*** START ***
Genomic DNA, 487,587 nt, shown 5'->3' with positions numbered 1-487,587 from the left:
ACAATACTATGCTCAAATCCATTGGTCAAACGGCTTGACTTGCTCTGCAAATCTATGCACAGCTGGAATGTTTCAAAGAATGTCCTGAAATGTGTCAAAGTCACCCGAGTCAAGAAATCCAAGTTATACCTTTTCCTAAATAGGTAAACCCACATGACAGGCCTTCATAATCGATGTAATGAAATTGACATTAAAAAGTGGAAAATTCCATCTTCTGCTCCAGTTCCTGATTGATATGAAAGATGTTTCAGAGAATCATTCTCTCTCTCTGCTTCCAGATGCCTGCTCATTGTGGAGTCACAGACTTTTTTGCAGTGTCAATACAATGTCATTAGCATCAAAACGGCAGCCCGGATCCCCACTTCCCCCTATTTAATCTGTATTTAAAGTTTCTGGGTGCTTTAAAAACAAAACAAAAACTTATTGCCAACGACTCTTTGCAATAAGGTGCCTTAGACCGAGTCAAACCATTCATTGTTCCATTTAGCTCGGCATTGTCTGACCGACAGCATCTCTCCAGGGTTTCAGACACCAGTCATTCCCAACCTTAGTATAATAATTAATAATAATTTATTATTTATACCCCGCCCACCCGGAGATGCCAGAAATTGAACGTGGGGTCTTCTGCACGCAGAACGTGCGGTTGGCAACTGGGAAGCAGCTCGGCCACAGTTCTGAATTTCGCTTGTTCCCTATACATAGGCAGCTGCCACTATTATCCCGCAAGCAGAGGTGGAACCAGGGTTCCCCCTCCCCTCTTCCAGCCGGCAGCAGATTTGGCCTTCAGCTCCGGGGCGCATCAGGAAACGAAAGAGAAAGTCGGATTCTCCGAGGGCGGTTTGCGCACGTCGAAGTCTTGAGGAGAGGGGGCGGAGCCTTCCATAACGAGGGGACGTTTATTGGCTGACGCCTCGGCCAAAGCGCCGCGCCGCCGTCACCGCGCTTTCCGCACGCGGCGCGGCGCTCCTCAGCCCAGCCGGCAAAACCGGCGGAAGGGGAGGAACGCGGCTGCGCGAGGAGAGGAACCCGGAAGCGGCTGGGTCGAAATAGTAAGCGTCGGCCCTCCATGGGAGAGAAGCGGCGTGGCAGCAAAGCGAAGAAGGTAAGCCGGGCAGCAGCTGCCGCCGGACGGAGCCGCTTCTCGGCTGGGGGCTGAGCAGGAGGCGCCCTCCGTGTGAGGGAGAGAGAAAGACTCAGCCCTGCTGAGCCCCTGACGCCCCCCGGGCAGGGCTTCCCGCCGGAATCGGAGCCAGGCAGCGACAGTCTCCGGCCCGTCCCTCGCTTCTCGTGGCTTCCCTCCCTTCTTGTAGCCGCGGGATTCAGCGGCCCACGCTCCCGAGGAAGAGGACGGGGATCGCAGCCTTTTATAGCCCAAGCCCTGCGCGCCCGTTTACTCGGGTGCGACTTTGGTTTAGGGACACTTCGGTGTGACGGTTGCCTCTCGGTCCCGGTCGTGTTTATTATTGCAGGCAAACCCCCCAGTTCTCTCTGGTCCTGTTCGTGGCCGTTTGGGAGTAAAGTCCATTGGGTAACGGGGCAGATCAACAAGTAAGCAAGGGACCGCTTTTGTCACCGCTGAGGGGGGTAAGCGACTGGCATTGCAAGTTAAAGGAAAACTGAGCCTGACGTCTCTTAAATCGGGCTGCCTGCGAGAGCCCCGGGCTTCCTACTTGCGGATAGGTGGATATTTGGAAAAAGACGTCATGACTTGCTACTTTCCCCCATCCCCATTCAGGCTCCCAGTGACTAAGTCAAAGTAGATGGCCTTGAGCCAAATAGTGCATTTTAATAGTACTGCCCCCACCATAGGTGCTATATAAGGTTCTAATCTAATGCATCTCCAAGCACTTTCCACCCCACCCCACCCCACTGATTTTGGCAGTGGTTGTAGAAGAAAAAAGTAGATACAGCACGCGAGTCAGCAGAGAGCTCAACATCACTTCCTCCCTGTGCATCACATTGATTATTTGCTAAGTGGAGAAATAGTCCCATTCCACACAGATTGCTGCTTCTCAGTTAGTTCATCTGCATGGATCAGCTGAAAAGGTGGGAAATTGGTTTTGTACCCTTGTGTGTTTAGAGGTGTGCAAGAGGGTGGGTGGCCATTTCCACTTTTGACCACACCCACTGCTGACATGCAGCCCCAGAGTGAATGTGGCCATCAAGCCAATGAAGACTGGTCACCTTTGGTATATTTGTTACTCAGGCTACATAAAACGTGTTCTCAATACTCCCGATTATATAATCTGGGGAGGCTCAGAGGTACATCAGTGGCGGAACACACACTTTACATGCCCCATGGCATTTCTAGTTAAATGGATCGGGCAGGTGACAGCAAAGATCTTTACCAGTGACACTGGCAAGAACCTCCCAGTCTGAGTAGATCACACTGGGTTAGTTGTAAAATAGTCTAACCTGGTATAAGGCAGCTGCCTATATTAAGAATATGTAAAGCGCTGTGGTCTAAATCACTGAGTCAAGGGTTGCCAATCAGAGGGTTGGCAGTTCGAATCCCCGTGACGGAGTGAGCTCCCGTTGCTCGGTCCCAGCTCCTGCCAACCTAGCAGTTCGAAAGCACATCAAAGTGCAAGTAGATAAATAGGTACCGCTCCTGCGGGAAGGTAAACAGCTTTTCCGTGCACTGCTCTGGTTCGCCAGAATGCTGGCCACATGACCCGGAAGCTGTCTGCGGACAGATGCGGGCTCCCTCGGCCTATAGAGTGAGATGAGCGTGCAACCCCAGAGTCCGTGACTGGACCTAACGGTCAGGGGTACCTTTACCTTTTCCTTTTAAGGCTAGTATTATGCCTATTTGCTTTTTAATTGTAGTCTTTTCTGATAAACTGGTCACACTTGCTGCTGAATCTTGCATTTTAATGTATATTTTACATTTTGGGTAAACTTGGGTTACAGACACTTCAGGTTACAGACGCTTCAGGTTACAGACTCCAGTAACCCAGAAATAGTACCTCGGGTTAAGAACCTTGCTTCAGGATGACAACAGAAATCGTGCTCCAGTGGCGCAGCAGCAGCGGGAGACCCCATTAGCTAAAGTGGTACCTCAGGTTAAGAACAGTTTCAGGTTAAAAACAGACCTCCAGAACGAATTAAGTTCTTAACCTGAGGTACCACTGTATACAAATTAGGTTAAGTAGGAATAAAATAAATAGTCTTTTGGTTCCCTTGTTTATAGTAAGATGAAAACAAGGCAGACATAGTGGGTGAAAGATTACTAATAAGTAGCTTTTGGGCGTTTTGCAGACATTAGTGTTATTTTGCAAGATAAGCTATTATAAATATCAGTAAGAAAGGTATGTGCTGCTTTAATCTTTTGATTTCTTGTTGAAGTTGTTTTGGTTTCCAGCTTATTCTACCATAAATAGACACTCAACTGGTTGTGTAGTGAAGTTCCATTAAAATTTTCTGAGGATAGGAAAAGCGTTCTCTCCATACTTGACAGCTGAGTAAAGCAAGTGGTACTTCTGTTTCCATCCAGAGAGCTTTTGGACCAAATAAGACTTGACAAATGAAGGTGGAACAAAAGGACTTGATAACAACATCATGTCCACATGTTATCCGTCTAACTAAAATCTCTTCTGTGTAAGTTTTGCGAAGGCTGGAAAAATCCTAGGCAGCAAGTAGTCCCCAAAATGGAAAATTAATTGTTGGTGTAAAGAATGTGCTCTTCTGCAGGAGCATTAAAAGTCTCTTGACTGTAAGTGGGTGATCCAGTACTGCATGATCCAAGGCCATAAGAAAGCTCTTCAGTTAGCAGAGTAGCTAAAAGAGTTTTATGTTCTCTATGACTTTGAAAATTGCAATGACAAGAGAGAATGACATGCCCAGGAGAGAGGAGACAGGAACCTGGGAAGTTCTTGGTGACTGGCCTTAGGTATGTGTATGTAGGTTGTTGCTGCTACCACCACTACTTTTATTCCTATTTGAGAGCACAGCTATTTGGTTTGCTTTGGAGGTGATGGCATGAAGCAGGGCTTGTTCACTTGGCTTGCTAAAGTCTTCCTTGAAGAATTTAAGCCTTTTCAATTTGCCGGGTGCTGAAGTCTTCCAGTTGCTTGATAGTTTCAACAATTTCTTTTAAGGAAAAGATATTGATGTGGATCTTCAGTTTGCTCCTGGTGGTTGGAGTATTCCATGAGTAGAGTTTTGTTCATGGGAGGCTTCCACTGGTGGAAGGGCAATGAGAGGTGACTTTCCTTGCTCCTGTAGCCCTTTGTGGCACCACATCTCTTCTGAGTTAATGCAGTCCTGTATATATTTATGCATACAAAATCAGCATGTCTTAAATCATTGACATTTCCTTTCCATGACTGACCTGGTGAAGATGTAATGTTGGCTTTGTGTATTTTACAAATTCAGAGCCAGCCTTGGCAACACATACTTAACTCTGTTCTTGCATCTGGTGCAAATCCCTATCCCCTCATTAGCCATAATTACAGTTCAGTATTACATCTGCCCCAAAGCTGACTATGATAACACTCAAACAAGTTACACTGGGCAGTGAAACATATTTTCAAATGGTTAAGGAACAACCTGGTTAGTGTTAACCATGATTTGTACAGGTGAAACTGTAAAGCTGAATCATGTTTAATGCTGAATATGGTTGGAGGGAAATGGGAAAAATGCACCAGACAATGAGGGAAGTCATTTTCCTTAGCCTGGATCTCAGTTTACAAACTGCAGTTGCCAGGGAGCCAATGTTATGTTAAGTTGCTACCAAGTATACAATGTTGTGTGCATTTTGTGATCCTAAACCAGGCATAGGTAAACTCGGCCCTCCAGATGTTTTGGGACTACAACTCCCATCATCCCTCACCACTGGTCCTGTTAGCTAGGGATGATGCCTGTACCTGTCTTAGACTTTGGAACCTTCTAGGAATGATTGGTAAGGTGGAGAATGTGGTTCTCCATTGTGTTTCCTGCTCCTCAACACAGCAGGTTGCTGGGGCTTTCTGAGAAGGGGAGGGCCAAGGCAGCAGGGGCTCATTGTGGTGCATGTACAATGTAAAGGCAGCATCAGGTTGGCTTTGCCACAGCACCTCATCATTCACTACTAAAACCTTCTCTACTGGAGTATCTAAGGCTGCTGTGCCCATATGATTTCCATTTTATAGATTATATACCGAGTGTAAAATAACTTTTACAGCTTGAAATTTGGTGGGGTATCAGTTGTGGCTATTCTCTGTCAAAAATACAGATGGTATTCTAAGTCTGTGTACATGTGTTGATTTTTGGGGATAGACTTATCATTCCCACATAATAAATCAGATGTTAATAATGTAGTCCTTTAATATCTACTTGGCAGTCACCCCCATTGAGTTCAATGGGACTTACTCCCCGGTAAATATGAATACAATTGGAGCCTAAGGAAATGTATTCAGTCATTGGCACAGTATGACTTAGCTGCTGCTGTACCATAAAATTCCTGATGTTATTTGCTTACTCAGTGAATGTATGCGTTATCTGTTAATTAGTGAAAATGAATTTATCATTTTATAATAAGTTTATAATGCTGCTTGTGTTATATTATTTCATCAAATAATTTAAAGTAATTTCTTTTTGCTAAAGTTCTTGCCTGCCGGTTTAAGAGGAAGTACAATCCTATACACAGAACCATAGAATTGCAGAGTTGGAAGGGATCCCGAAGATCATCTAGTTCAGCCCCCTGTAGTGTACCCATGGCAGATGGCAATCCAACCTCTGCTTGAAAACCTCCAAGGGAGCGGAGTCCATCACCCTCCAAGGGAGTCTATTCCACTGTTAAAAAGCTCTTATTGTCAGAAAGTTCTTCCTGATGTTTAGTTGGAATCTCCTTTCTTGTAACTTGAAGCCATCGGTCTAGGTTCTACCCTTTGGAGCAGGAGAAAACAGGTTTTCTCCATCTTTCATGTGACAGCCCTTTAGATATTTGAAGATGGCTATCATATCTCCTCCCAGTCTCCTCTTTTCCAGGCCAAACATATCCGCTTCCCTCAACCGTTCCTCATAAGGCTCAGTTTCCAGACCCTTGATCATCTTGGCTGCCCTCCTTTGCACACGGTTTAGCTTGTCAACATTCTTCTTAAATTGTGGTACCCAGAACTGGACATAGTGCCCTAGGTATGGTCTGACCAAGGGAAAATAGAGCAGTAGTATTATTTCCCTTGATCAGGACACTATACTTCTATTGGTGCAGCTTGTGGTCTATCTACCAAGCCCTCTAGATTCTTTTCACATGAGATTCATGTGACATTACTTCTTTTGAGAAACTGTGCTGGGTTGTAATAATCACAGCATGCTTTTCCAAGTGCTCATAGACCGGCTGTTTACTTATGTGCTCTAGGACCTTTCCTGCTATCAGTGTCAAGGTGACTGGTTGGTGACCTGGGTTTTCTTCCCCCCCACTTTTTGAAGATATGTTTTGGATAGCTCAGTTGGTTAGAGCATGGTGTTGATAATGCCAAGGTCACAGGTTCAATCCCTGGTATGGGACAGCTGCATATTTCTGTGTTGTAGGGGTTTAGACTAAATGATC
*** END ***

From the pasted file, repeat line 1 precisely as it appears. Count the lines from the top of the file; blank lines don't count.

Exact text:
Genomic DNA, 487,587 nt, shown 5'->3' with positions numbered 1-487,587 from the left: